Russian cosmonaut Oleg Kononenko has just become the world record holder, logging a whopping 879 days in space across five trips to the International Space Station.
He’s still up there, and if this mission goes to plan, he’ll have broken 1000 days by the time he lands back on Earth in September – 1,110 days all up.
The previous record holder was also a cosmonaut – Gennady Padalka who clocked 878 days, 11 hours, 29 minutes and 48 seconds, but retired in 2017.
“I fly into space to do my favourite thing, not to set records,” Kononenko told the state news agency Tass in an interview from the ISS.
“I am proud of all my achievements, but I am most proud that the record for the total duration of human stay in space is still held by a Russian cosmonaut.”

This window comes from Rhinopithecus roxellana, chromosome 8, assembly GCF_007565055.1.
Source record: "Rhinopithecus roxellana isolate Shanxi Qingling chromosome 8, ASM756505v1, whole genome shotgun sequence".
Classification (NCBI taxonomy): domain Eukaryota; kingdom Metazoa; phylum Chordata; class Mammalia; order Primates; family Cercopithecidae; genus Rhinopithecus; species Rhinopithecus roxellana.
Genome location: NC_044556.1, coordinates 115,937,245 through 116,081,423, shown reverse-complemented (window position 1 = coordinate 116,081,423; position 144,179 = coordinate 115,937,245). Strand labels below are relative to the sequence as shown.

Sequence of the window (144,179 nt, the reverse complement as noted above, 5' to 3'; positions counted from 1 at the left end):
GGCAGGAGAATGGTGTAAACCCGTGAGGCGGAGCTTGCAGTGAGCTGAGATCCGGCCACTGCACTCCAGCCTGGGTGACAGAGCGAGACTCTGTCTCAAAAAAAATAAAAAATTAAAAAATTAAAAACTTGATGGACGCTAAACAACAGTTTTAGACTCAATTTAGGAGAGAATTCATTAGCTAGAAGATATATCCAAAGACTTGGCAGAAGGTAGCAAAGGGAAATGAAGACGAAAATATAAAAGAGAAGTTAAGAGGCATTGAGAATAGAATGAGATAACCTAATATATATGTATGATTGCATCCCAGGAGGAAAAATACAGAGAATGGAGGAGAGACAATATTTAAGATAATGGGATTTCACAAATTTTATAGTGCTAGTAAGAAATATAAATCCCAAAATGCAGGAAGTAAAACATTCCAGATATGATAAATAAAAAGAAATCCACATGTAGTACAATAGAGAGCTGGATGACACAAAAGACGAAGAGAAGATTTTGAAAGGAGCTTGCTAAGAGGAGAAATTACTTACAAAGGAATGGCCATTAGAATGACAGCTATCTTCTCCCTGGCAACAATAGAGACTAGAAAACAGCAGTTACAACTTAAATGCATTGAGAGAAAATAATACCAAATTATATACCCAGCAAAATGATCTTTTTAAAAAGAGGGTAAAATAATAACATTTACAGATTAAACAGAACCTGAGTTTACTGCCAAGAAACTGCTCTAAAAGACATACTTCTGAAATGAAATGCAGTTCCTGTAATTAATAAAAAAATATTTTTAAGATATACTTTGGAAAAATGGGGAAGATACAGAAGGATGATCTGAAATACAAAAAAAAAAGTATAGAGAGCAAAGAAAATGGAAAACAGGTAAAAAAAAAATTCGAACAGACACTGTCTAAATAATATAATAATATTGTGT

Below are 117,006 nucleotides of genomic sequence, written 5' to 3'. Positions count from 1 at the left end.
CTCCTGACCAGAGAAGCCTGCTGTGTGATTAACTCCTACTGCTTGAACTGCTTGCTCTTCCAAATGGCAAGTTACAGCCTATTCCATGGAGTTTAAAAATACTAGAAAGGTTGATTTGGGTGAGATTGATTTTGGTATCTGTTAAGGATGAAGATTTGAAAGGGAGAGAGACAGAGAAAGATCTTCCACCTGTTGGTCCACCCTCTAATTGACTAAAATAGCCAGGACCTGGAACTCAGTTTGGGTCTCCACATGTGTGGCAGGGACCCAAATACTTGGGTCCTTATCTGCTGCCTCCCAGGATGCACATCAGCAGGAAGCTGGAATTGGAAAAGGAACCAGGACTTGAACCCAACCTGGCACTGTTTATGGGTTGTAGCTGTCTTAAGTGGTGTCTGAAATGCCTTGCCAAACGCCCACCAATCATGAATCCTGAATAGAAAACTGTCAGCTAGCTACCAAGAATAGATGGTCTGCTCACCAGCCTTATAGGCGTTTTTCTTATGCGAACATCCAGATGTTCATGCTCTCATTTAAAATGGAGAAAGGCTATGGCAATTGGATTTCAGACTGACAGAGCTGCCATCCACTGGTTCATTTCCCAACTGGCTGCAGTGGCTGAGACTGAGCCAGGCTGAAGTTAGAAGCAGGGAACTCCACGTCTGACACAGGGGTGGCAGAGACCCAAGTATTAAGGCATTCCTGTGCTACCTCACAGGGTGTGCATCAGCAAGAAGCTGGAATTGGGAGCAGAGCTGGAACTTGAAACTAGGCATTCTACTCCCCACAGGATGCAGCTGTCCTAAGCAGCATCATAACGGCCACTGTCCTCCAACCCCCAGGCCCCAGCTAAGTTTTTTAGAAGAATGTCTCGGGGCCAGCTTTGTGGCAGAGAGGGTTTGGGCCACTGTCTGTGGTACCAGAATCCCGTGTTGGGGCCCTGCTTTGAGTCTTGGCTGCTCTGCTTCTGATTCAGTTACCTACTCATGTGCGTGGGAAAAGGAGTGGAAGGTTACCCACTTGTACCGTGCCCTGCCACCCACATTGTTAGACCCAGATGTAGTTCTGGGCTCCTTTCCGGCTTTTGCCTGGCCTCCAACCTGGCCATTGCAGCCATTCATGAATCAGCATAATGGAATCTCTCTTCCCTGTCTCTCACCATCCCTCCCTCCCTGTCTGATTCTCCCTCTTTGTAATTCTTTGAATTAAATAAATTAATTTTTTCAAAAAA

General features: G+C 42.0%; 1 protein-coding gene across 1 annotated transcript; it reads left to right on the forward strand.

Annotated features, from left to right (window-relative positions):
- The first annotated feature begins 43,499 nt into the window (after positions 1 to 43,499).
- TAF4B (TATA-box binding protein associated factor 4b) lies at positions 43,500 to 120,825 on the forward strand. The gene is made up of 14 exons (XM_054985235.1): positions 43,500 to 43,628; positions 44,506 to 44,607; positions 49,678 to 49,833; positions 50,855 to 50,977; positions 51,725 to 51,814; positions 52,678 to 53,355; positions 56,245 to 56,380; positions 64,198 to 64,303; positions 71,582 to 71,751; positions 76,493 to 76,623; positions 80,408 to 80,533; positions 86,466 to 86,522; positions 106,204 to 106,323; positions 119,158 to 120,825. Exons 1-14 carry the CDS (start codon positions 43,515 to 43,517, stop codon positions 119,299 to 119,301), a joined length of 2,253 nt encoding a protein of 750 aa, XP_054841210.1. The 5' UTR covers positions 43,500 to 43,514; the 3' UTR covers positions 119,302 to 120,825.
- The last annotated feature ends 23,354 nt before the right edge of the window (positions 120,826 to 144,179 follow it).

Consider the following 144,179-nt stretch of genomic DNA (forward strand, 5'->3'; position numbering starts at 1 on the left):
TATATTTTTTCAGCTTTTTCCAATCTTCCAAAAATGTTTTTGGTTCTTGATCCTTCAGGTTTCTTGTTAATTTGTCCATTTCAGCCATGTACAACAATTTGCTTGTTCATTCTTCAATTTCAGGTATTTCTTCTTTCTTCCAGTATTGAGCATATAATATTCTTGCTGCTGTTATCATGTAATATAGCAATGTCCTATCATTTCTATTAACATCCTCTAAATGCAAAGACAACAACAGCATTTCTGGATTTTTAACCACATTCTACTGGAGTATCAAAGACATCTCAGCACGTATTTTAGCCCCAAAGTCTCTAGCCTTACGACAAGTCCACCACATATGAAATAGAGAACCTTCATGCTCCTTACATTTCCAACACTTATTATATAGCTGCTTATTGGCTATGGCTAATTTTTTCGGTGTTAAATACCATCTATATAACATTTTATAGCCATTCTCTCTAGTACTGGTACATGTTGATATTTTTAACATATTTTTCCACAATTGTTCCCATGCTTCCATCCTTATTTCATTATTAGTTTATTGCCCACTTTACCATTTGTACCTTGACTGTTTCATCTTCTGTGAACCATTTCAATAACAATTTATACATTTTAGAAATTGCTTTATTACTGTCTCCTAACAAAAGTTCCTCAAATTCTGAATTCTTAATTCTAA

NASA and the European Space Agency (ESA) do not send astronauts to space for as many days as Russia. This is partially due to radiation limits – NASA has a 600 millisievert (mSv) limit over an astronaut’s career. Depending on where we’re at in the solar cycle, astronauts will end up with about 300 mSv of radiation on the ISS over a year.
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This is still a relatively low amount and is unlikely to increase cancer risk more than a few percentage points above baseline. However, the longer time in space, the larger the risk becomes. This is particularly an issue for longer trips, like to Mars or beyond.
Peggy Whitson has the most cumulative days in space for a NASA astronaut, with 675 days. In the ESA, French astronaut Thomas Pesquet holds the record with 396 days.
Frank Rubio broke the NASA astronaut record for longest single spaceflight back in September with 371 days in space.